posted with permission
Daniel H. Foster, Wagner’s Ring Cycle and the Greeks. Cambridge Studies in Opera. Cambridge and New York: Cambridge University Press, 2010. Pp. xx + 377. Hardcover, £58.00/$99.00. ISBN 978-0-521-51739-3.
Reviewed by Robert Rabel, University of Kentucky
Mark Twain famously quipped that Wagner’s music is better than it sounds. On the other hand, Nietzsche (sometimes) loved the music but came to detest the composer. Few listeners and critics are neutral regarding the man and/or his music, and both subjects continue to attract critical attention. The relationship between Wagner and the Greeks has received especially close scrutiny these days. Here, Daniel H. Foster offers an exciting and original view of the relationship between Wagner’s Ring Cycle and Greek literature.
According to Foster, Wagner conceived the Ring through the lens of an Hegelian-inspired theory of the development of Greek literature, so that much about the four operas can be explained in terms of their gradual movement through four stages followed in the development of literature: epic, lyric, tragedy, and comedy, the last of which Wagner believed to be implicated in the downfall of Greek civilization. In this Hegelian system, each stage in the development retains something of the prior stage and anticipates what is to come later. The first two operas create German national identity in two Greek-inspired epic stages. Das Rheingold exudes the epic flavor of cosmogony through its musical metaphor for the creation of the world. As in Hesiod, the opera also features two brothers, Mime and Alberich, who are at odds over an unfair distribution of wealth. Die Walküre then ushers in Siegmund as an epic hero. Siegfried, the third opera, deals with a hero’s search for freedom and identity and thus mimics the historically later Greek search for individualized personhood characteristic of the lyric age. Siegfried, the son of Siegmund, is uncertain about his parentage and begins the opera concerned that he might share a bloodline with his guardian Mime. In the end, Siegfried kills him. Just so Foster claims, “Wagner’s German hero must kill the Jew” (149). This identification of Mime with the Jewish people may be something of an overstatement. True, Wagner was anti-Semitic, but I am not aware that he ever explicitly identified any of his characters with the Jews, but I may be mistaken. In creating Mime, however, Wagner was perhaps thinking of his (Jewish) rival Mendelssohn. Siegfried only starts out as a lyric figure. After vanquishing the dragon and drinking its blood, he begins the transformation into a tragic hero, a process brought to fruition in Götterdämmerung. Foster considers the fourth opera as both tragedy and comedy.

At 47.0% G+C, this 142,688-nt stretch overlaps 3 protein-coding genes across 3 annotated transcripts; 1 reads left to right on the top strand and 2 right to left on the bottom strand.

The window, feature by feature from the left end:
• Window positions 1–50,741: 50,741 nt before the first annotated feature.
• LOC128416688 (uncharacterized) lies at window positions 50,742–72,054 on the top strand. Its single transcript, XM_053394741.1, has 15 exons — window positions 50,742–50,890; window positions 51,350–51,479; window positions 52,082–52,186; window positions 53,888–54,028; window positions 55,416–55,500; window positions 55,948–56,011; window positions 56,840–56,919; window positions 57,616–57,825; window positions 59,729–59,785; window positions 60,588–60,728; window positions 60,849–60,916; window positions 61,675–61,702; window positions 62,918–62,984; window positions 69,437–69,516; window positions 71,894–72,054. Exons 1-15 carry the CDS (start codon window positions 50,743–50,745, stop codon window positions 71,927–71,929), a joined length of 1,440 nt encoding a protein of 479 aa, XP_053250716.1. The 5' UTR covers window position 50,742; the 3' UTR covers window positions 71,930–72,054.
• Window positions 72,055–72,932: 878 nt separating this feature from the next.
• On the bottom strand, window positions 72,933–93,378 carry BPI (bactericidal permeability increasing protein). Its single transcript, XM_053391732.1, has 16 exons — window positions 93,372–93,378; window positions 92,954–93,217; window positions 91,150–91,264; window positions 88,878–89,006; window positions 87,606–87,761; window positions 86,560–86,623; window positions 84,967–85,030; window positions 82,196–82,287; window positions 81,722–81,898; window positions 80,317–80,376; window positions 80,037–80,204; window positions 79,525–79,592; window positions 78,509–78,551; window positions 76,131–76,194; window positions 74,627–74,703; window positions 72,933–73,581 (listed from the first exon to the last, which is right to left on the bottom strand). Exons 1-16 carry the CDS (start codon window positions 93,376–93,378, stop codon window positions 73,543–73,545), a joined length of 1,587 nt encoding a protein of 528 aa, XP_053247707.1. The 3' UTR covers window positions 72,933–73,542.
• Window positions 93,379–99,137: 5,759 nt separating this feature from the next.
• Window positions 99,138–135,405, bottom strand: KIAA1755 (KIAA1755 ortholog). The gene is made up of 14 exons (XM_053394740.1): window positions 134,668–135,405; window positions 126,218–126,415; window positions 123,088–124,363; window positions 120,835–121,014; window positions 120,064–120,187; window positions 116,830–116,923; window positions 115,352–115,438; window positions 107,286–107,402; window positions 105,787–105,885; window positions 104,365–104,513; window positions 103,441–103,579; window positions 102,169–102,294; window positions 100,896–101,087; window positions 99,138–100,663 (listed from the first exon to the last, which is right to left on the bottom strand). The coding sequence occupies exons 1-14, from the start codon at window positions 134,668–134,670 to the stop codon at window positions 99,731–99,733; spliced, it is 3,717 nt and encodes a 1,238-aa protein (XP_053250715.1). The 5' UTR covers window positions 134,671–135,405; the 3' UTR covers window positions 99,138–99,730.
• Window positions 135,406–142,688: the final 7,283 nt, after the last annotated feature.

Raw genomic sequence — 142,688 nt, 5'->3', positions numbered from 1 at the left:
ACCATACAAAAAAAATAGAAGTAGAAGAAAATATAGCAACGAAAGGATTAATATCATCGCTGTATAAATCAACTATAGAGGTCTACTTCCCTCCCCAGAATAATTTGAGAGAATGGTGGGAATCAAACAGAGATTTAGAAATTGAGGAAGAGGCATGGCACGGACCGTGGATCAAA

Foster avoids the pitfalls characteristic of scholarship that seeks out parallels between an artist’s work and something in the past and makes claims for the presence of unmediated, direct influence. (Teresa Rondon Rota’s The Classic in Wagner: A Search for the Ring of the Nibelung in the Iliad is an extreme example of such scholarship.) Foster has a more nuanced version of reception studies. His interest is focused not on Wagner and his relationship with ancient sources but on the whole nineteenth-century German Zeitgeist through which antiquity was mediated and presented to him. Wagner was fired by scholarship on the Greeks as much as by their literature. In addition to studying the works of philosophers and scholars like Hegel and Karl Otfried Müller, Wagner authored a number of theoretical works. Foster demonstrates that Wagner’s theoretical writings do not always accord perfectly with his musical practice. For example, in his writings Wagner extols Greek tragedy and criticizes the role of Greek comedy in the dissolution of the Athenian state, but, Foster says, “the finale to the Ring is anything but a straightforward approval of the one and disapproval of the other” (195f.).
The analysis of Götterdämmerung as tragedy and comedy leaves me unsatisfied. In terms of comedy, Foster sees the opera as a kind of “Aristophanic parody.” He compares the conflagration at the end of Götterdämmerung to the conclusion of Aristophanes’ Clouds, though in the opera not even the gods escape the “cosmic bonfire” (233). Few critics, he says, have even glimpsed the joke (220f.). I have enjoyed three productions of the Ring Cycle, but I have never glimpsed the joke, nor have I even once thought of Aristophanes while sitting through Götterdämmerung. Foster argues that elements of New Comedy are also present in that characters in such comedy are often converted to a new order rather than banished from it (248). Viewing the conclusion of Götterdämmerung as a kind of Greek tragedy seems to me equally problematic because the fall of Valhalla and the demise of the gods resemble nothing to be found in Greek tragedy—except for possible intimations in the Prometheus that Zeus might eventually be overthrown.[] (Novelist John Gardner once said that he loved German mythology because in the end the gods lose.)
Fans of Wagner will find this book a stimulating enterprise likely to change the way they look at Greek influence on the Ring Cycle. Even those who, like Mark Twain, think Wagner’s music is better than it sounds will read the book with enjoyment and profit—and without the pain of having to listen to how the music sounds.
[] For possible connections between the Ring and Aeschylus’ Prometheus, see Hugh Lloyd-Jones, Blood for the Ghosts: Classical Influences in the Nineteenth and Twentieth Centuries (Baltimore: The Johns Hopkins University Press, 1983), 140–1. Foster has very little to say about the Oresteia, which is surprising given the extent of Aeschylean influence others have discerned in the Ring Cycle: see, for example, Michael Ewans, Wagner and Aeschylus: The Ring and the Oresteia (Cambridge: Cambridge University Press, 1982).